We were taken for a short walk around the rock that we were on. The different shapes and colours were amazing. It was also very hot there about 40°C. Our local guide was Walter the son of the elder who owns this area. It was the first time he has done the tour guide work for his family. He enjoyed the helicopter ride so much that he wants to become a pilot. He told us stories about the area.


 After 40 mins the helicopter was back to pick up us.

 Time to say goodbye to the 'Ruined City" or 'Baroonja"

We returned to Ngukurr nestled on top of the ridge not far from the Roper River but a long way from any other civilisation.

 That afternoon we were taken on a cruise on the Roper River with another local guide. We learnt about the interesting history of the river. Paddleboat steamers were a common site in the past originally to bring supplies to those building the overland telegraph system in the 1870's.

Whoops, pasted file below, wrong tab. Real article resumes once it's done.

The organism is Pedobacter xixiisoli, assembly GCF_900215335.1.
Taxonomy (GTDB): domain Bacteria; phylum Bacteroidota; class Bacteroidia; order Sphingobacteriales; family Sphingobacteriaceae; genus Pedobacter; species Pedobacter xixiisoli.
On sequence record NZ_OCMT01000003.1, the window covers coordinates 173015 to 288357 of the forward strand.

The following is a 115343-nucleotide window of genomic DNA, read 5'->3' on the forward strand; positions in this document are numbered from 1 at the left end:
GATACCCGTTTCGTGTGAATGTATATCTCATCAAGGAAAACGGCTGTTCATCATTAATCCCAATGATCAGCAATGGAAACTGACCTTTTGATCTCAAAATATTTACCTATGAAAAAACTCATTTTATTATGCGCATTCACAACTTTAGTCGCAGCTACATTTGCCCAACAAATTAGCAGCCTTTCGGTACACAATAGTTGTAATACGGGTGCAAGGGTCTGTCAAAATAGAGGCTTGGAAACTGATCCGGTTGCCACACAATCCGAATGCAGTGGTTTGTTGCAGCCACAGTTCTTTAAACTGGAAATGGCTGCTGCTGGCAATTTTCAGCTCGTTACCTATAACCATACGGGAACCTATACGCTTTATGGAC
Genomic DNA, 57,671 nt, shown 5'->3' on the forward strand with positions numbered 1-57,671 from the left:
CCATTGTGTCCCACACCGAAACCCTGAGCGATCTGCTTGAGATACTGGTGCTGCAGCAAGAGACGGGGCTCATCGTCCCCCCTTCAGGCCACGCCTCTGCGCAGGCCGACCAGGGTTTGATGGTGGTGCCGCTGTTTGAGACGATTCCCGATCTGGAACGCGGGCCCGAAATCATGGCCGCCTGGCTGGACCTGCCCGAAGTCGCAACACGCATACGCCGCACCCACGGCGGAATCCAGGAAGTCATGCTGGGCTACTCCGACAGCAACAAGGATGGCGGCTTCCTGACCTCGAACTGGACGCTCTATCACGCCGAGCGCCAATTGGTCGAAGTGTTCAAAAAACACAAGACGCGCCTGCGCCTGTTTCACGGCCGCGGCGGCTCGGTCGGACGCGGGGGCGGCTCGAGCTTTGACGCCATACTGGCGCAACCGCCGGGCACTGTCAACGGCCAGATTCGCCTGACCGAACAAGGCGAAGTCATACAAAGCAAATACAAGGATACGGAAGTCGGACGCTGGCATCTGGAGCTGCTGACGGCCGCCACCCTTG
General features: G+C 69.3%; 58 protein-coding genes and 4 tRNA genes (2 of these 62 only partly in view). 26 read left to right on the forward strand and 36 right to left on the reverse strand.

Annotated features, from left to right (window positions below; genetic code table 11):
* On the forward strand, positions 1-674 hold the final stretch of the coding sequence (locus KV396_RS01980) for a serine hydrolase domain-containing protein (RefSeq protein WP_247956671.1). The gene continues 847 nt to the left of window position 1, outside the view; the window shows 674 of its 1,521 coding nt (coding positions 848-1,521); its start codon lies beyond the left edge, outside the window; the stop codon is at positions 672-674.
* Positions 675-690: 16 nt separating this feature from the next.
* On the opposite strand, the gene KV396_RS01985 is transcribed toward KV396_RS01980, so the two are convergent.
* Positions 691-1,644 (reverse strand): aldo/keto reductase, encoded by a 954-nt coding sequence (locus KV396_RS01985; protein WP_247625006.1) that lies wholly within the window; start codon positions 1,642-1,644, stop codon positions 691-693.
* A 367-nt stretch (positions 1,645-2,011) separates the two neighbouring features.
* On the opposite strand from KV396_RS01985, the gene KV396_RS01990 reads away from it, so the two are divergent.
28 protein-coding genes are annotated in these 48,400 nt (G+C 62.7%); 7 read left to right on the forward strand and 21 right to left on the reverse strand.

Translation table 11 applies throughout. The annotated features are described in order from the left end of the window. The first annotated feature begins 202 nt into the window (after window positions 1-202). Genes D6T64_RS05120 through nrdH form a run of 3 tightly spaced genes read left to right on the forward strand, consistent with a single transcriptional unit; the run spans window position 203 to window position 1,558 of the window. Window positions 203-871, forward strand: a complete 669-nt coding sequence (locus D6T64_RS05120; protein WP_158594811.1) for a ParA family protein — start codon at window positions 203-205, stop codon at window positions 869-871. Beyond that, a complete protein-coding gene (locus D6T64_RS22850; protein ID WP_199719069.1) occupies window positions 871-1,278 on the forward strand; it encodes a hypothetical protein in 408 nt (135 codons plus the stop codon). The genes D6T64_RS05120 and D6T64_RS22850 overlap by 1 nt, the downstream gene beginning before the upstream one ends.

We saw many different birds and bats but no crocodiles (they were hiding).

22 comments:

  1. You saw and learned so much and the ruined city sounds really interesting.

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  2. that ruined city is just AMAZING... and i love the boat you were in... that reflection is wonderful to.... yikes on no door..

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  3. Wow, Diane, what an interesting place to visit! I have never taken a ride in a helicopter--we wanted to do that over the Grand Canyon many years ago but our son, who was only 12 at the time, was too afraid. The unusual rock formations are amazing to see. They remind me of the ones here in Zion NP in Utah. I'd love to see the Aboriginal artwork

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  4. So much to see and to hear. The stories which I assume have been past down from one generation to the next would have added so much to the experience. What a fabulous trip.